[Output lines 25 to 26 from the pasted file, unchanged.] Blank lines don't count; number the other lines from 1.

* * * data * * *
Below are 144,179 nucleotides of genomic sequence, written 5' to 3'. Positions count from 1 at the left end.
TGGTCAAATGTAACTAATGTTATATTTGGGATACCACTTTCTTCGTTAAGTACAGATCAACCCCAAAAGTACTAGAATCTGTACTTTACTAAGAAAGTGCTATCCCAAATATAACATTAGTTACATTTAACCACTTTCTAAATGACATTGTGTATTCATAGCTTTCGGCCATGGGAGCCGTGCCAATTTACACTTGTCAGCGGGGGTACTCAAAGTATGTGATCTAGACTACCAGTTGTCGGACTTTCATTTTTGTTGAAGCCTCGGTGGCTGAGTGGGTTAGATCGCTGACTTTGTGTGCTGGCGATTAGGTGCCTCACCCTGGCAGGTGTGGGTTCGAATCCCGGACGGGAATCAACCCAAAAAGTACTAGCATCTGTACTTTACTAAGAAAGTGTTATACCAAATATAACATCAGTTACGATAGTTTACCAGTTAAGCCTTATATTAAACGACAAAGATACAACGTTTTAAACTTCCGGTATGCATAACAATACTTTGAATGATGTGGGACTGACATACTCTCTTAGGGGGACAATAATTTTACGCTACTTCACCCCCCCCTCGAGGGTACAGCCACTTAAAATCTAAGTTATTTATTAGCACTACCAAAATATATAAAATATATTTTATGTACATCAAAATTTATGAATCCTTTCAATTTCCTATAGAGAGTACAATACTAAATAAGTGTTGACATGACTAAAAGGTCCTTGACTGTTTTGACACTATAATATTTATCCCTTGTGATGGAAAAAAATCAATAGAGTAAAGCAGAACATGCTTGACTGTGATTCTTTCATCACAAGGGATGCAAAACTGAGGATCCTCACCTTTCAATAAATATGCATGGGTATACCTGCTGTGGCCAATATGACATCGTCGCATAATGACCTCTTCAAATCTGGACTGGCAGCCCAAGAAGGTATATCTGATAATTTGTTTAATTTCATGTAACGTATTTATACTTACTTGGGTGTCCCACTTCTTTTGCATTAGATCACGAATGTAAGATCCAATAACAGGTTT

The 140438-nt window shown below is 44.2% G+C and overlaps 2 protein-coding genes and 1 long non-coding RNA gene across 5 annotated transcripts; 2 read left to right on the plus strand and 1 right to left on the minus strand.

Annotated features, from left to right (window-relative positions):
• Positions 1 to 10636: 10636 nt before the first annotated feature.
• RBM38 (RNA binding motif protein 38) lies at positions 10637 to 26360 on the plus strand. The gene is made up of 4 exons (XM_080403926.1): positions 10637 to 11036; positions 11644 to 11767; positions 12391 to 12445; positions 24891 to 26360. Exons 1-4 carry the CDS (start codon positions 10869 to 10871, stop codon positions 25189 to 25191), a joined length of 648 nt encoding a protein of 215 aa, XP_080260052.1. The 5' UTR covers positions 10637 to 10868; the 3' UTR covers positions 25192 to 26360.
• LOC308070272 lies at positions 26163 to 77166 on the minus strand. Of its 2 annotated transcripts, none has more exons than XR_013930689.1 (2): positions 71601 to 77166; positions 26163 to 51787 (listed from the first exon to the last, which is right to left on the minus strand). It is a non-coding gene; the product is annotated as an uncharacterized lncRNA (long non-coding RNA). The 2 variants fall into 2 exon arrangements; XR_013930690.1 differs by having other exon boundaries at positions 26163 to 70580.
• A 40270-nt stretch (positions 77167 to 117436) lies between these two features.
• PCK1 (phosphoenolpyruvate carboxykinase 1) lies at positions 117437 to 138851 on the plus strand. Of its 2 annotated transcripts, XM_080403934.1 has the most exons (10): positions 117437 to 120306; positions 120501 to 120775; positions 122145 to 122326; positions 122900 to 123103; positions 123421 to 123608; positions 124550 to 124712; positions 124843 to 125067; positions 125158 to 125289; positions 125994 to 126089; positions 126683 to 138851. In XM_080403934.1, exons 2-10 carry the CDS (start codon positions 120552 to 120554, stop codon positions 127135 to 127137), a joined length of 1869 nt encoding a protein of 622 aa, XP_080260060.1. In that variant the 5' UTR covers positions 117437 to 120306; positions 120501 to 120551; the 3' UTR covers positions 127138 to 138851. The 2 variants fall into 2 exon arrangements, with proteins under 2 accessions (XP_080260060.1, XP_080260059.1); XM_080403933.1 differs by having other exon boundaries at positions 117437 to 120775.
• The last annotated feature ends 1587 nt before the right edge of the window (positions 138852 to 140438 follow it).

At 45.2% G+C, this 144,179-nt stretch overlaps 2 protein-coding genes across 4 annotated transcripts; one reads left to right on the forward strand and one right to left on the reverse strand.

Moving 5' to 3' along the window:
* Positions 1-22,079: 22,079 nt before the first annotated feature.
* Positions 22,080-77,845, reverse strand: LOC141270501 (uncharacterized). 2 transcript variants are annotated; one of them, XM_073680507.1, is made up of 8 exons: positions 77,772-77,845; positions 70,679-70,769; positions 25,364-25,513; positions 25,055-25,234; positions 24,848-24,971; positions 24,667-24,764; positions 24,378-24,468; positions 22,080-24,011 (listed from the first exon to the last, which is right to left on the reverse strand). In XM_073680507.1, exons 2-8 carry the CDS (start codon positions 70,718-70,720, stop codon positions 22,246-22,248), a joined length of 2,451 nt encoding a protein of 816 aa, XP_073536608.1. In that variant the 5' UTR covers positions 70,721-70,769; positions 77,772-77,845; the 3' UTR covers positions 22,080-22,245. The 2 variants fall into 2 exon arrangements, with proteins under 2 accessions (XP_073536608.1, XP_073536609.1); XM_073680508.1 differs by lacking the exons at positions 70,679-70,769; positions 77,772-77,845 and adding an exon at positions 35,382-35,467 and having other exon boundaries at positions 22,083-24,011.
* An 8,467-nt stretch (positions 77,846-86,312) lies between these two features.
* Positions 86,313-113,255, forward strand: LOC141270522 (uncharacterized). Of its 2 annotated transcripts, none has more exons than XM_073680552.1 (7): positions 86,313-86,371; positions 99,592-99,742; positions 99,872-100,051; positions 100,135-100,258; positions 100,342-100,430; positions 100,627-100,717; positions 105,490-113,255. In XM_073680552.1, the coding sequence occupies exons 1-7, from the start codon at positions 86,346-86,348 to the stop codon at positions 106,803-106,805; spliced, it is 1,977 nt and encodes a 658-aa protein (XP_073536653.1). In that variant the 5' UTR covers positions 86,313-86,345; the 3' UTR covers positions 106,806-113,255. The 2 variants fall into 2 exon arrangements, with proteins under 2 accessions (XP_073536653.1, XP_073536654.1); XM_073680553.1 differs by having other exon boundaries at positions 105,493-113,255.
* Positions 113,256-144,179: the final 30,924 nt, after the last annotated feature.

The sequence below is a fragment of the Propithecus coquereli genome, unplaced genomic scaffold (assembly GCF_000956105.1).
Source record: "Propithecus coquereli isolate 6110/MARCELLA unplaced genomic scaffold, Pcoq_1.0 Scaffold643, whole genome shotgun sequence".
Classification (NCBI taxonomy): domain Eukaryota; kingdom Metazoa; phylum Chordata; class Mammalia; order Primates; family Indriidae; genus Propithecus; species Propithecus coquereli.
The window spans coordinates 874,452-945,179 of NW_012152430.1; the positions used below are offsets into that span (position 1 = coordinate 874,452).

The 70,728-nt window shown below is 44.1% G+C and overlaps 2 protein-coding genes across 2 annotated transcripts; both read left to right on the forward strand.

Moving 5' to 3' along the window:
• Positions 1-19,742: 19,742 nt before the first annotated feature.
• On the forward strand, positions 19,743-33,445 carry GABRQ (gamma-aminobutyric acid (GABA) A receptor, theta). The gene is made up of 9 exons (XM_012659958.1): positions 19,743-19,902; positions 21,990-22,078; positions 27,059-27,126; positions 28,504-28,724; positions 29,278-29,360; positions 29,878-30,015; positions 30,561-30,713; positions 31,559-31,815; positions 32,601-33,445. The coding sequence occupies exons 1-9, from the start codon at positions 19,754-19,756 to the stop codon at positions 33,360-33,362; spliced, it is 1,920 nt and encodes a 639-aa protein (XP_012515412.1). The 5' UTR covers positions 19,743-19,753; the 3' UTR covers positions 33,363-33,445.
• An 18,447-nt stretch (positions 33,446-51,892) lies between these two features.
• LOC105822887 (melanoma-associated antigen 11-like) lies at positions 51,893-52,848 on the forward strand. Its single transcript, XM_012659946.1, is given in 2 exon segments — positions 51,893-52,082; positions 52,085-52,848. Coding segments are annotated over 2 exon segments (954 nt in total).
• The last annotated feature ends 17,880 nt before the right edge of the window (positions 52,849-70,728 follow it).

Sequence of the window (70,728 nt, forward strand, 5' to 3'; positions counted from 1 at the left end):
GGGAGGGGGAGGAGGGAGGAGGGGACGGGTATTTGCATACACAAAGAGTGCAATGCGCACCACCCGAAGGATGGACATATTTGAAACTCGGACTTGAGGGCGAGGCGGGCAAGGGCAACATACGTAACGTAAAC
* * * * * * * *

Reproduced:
• On the forward strand, positions 19,743-33,445 carry GABRQ (gamma-aminobutyric acid (GABA) A receptor, theta). The gene is made up of 9 exons (XM_012659958.1): positions 19,743-19,902; positions 21,990-22,078; positions 27,059-27,126; positions 28,504-28,724; positions 29,278-29,360; positions 29,878-30,015; positions 30,561-30,713; positions 31,559-31,815; positions 32,601-33,445. The coding sequence occupies exons 1-9, from the start codon at positions 19,754-19,756 to the stop codon at positions 33,360-33,362; spliced, it is 1,920 nt and encodes a 639-aa protein (XP_012515412.1). The 5' UTR covers positions 19,743-19,753; the 3' UTR covers positions 33,363-33,445.
• An 18,447-nt stretch (positions 33,446-51,892) lies between these two features.